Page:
In 1917 the Bolsheviks did take power, and though they did so proclaiming that they were establishing socialism, they were prisoners of Russia’s backwardness and could do no more than develop capitalism, as Lenin had earlier advocated. However the Bolsheviks did not relinquish power to a traditional capitalist government. Justifying their rule on the grounds that it was the dictatorship of the proletariat the Bolsheviks have retained power ever since, and over the years their leaders have become a new ruling class, collectively controlling and thus in effect owning the means of production, and performing the same role as the private capitalists in the West. Thus historically Leninism has been an ideology used in the building up of state capitalism in backward areas of the world. Its insistence on the need for hierarchical organisation and a revolutionary elite, and its denial of the possibility of the working class itself developing mass revolutionary consciousness, stamp it as belonging to the era of bourgeois revolutions.

Lenin’s concept of revolution has no relevance for socialist revolution in modern industrially advanced capitalism – and if a Leninist party seized power the only result could be the establishment of some type of state capitalism.

It is vital that when abolishing present day exploitation we do not substitute a new form of exploitation. The only sure guarantee against this is a revolution made and . controlled by the self conscious majority of the working class.

As Marx put it "The emancipation of the working class must be the act of the workers themselves."

Another article from the archives produced by comrades in the Aberdeen SPGB Group and was written in 1974 .


Tom said...

an interesting article. I enjoy debates by socialists of different backgrounds and think it's useful to investigate the ideas that people put forward. With this in mind I want to raise a few points in the article.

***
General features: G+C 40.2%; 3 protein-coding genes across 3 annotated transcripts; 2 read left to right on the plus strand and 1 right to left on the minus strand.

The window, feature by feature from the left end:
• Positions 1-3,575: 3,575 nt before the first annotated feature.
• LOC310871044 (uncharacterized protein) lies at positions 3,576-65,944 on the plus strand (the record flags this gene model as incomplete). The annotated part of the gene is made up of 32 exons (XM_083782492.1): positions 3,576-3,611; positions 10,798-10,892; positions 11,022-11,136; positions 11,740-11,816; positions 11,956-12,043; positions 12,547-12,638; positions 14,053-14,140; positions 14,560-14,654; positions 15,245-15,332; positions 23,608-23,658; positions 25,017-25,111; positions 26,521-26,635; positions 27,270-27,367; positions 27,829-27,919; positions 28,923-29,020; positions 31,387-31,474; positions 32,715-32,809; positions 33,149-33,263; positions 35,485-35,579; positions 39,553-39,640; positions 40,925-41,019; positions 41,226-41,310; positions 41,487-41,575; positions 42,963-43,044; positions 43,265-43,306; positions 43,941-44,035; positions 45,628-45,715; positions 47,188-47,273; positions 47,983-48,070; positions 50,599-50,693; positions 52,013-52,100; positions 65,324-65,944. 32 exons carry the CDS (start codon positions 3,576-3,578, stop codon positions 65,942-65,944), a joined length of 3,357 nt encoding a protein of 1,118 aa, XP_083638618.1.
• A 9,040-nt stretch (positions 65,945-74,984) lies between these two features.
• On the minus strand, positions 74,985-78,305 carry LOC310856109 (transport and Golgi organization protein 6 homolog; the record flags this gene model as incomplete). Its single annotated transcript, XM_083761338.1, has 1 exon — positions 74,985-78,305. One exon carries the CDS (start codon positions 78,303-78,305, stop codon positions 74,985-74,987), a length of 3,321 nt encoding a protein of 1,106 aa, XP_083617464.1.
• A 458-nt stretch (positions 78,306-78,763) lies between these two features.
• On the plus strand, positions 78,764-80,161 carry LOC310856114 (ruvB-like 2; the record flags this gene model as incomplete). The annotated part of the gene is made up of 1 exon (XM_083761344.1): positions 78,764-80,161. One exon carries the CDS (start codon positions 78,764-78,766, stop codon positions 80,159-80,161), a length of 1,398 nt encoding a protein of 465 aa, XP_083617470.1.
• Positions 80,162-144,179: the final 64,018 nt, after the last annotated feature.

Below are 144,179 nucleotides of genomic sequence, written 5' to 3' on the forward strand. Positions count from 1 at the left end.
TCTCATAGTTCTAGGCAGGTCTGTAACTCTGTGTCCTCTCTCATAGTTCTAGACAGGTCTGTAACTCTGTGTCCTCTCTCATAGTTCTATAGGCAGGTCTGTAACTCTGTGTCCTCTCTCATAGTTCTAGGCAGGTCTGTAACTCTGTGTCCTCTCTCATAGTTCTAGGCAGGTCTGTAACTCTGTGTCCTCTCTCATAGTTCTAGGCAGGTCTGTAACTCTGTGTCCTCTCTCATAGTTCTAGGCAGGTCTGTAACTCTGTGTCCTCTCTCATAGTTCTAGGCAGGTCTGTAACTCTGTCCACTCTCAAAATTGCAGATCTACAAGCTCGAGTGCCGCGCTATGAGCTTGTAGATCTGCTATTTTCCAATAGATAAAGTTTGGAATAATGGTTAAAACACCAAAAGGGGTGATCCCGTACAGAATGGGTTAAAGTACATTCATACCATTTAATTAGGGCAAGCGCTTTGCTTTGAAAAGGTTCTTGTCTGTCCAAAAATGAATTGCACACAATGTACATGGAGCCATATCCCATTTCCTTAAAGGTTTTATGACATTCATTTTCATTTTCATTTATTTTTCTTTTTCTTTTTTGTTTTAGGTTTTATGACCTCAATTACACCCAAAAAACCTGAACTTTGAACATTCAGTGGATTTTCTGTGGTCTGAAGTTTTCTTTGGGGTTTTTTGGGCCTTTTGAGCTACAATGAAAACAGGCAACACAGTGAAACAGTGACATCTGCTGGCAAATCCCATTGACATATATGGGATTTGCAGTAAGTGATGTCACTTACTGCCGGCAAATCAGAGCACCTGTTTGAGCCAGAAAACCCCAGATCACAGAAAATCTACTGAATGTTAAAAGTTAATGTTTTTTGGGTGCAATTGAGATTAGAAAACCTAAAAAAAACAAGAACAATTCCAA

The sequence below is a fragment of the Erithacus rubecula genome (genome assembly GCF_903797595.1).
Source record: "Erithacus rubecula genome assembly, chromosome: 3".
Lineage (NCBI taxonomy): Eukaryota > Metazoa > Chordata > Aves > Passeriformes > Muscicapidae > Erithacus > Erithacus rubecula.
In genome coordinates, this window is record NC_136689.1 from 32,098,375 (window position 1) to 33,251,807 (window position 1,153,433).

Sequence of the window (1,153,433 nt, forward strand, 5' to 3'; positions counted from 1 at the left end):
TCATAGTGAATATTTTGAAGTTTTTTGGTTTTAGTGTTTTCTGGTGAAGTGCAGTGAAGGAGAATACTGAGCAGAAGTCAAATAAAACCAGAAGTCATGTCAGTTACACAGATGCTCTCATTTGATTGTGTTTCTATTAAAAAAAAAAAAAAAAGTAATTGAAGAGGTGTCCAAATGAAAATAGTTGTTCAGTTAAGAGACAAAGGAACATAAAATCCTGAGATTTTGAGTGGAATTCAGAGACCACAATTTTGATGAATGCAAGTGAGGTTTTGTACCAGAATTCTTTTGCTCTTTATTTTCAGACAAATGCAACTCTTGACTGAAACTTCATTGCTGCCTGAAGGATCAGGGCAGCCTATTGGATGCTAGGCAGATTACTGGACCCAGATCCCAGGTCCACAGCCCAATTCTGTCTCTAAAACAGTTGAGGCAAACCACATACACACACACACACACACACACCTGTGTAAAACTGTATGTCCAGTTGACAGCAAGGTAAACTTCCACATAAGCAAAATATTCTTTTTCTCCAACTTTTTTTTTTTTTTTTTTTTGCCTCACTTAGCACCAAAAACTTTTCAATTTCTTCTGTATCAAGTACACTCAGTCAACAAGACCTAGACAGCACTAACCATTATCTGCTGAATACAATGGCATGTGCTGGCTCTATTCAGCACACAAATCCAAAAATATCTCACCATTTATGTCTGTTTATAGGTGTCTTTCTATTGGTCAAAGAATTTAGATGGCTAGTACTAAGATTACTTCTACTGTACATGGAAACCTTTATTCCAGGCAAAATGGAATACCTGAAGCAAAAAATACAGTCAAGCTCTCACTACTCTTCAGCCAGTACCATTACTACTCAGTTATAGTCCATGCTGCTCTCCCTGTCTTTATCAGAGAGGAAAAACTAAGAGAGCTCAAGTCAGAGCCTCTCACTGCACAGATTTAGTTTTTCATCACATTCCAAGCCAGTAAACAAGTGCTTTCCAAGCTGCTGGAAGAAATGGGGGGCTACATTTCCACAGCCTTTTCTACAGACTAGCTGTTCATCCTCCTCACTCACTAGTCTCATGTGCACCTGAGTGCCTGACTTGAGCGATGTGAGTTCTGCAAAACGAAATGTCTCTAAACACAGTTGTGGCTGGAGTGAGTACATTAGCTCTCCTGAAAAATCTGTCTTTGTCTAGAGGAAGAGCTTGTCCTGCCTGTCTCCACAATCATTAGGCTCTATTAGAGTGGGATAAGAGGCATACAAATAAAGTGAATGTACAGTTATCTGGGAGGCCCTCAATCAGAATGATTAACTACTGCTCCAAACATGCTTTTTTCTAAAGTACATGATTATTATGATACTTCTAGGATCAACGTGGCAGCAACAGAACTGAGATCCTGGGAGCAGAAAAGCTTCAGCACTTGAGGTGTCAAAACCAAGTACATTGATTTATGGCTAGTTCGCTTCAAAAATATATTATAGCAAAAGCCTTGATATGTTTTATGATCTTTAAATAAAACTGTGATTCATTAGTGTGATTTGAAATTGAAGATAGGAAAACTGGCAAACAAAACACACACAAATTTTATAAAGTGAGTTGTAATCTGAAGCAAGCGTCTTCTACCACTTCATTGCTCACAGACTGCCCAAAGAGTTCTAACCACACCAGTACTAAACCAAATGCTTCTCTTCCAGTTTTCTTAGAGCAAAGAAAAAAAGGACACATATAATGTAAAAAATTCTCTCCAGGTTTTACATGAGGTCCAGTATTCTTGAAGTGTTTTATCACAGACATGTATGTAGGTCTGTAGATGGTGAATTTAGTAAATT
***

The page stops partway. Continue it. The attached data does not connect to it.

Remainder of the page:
The first is the idea that countries without a developped capitalist system of thier own are unable to have a socialist/communist revolution. While this may be true from the posistion of orthodox Marxism it leaves open the question of that socialists in the 3rd world/neo-colonial world/less economic develloped nations (whatever term you prefer) should do. The article seems to suggest that socialists should support the creation of a "capitalist republic" in that country. While this may seem obvious it raises some problems.
Not least of all is that rise in productive forces, or growth of capitalism has a horrendous effect on the people in the country where it happens. Whether it's 19th century Britian, 20th century Latin American states, or similar, a common theme is the desolation of the peasentry and their being driven into cities where they live pitiful existences in hastily created slum dwellings as the new working class. Over time in Britian and other countries the working class created trade unions and other organisations and won limited reforms such as the NHS, social housing, etc. which improved their standard of living. But with a new developing working class the chance to win these reforms are very limited and obviously the SPGB rule out the chance of them taking power effectively.
So it would seem from the article the role of a small working class in a develloping nation/3rd world country/etc. is to sit on the side lines while the new capitalist takes power and then wait while the capitalist system is develloped to the point where the working class can take power. By it's very nature the capitalist class are going to do things on the basis of creating the largest profit so the working class (whether newly created or have been there for a little while longer) will have to endure harsh living standards.
Is this really the best that socialists can come up with towrads in develloping nations? "Peasents! You're mode of production is obsolete! Move to the cities and live in slums for a few generations until the capitalist systme has run it's course and your grand children can take power!"